Ecologists are to comb the site of a former Heath and Reach garage for slow worms to allow developers to build 14 new homes there.
Conservation experts will search the former Heath Motors site on Woburn Road by hand for the protected species after surveys of the site discovered a small population nesting there.
According to a report by Philip Irving, a senior ecologist with the Greensand Trust, the 2010 survey of the site found 27 slow worms and it is believed that the species use the area for refuge and breeding.
Vegetation and debris used as shelter by the reptiles will be removed and the site will be cleared and skimmed from the centre outwards, allowing slow worm to escape to surrounding vegetation while work continues. Any reptiles that are found will be moved to a purpose built hibernaculum to the north of the site.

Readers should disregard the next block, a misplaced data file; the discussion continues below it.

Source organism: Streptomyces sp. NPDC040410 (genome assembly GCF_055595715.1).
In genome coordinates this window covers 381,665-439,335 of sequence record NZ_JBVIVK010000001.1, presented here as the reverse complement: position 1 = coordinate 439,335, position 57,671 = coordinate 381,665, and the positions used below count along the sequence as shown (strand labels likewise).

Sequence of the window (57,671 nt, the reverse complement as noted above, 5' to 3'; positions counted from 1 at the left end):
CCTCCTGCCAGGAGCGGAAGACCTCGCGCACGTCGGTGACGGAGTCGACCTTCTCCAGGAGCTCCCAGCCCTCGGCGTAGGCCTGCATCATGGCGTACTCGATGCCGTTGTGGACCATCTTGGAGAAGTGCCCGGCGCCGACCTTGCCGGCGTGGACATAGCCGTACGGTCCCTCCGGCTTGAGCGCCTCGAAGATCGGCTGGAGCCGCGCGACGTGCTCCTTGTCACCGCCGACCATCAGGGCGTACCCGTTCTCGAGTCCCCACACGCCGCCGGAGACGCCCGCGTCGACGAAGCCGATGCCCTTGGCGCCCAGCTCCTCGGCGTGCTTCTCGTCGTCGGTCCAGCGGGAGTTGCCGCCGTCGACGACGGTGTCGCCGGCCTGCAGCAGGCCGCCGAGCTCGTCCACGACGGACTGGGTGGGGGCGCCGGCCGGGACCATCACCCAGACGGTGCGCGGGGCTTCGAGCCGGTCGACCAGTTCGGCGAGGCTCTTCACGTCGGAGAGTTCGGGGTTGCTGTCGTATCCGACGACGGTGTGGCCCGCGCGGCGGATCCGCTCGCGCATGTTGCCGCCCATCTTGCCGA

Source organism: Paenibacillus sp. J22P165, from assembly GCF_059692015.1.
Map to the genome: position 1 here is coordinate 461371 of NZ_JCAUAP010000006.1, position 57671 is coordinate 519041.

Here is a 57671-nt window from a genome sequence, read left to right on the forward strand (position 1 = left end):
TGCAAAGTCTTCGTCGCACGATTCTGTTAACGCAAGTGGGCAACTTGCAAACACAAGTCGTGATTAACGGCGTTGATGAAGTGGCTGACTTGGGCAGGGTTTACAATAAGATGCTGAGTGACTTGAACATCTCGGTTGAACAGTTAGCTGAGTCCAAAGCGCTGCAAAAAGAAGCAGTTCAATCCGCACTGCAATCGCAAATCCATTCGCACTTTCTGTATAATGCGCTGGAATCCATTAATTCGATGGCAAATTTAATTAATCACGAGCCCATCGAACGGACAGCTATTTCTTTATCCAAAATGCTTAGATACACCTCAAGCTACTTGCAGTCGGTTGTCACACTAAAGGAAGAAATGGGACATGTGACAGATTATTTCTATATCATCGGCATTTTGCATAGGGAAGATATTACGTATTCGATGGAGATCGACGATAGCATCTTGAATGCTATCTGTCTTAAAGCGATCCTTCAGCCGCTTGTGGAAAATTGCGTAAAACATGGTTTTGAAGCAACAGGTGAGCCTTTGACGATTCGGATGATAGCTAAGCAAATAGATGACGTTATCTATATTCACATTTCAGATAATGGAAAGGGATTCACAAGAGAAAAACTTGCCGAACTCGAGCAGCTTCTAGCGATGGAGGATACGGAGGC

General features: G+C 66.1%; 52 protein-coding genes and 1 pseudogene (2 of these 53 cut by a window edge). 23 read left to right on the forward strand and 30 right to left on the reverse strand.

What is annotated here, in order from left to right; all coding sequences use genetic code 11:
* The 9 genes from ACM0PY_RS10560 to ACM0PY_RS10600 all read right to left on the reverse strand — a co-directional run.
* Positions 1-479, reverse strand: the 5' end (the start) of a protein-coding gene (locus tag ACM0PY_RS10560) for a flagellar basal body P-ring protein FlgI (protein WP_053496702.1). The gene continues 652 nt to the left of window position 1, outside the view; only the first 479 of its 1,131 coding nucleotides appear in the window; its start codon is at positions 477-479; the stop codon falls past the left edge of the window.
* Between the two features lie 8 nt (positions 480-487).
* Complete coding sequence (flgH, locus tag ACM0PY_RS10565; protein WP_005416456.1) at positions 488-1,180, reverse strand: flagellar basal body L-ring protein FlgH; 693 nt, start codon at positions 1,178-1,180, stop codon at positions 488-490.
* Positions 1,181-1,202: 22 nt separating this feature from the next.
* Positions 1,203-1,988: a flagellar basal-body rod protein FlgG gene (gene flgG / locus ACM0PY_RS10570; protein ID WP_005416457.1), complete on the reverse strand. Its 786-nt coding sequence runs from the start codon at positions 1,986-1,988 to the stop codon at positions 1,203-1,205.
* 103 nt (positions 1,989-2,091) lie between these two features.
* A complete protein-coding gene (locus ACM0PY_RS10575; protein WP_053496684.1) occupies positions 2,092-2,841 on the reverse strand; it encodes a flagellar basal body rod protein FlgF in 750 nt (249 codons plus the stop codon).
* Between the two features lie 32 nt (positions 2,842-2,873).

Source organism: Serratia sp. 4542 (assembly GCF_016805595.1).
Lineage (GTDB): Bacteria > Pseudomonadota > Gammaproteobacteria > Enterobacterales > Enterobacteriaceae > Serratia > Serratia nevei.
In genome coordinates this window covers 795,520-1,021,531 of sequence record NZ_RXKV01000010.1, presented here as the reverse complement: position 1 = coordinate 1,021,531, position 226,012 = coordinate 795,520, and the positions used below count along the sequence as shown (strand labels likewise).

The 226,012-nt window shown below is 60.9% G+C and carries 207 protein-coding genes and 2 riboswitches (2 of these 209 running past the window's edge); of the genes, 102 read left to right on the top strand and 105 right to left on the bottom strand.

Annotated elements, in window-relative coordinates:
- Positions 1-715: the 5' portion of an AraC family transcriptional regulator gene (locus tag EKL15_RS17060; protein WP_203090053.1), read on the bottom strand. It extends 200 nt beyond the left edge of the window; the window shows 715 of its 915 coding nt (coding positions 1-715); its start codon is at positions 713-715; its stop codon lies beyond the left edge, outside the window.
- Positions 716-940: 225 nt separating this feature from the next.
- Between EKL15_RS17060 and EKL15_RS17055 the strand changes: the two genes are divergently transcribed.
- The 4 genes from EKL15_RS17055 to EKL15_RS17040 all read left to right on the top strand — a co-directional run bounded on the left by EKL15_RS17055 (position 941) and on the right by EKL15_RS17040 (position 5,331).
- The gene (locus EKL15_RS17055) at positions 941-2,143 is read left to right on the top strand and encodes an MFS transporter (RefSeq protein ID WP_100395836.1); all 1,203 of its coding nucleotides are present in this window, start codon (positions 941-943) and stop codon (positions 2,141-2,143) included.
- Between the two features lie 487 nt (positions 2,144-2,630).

Under UK law, it is illegal to deliberately harm or kill slow worms, common lizards and snakes. Slow worms, also known as anguis fragilis, breed in May and hibernate between October and March. Although they resemble small snakes, slow worm are in fact legless lizards. Work to remove them can only take place outside of the hibernation period and when there is no heavy rain or strong winds.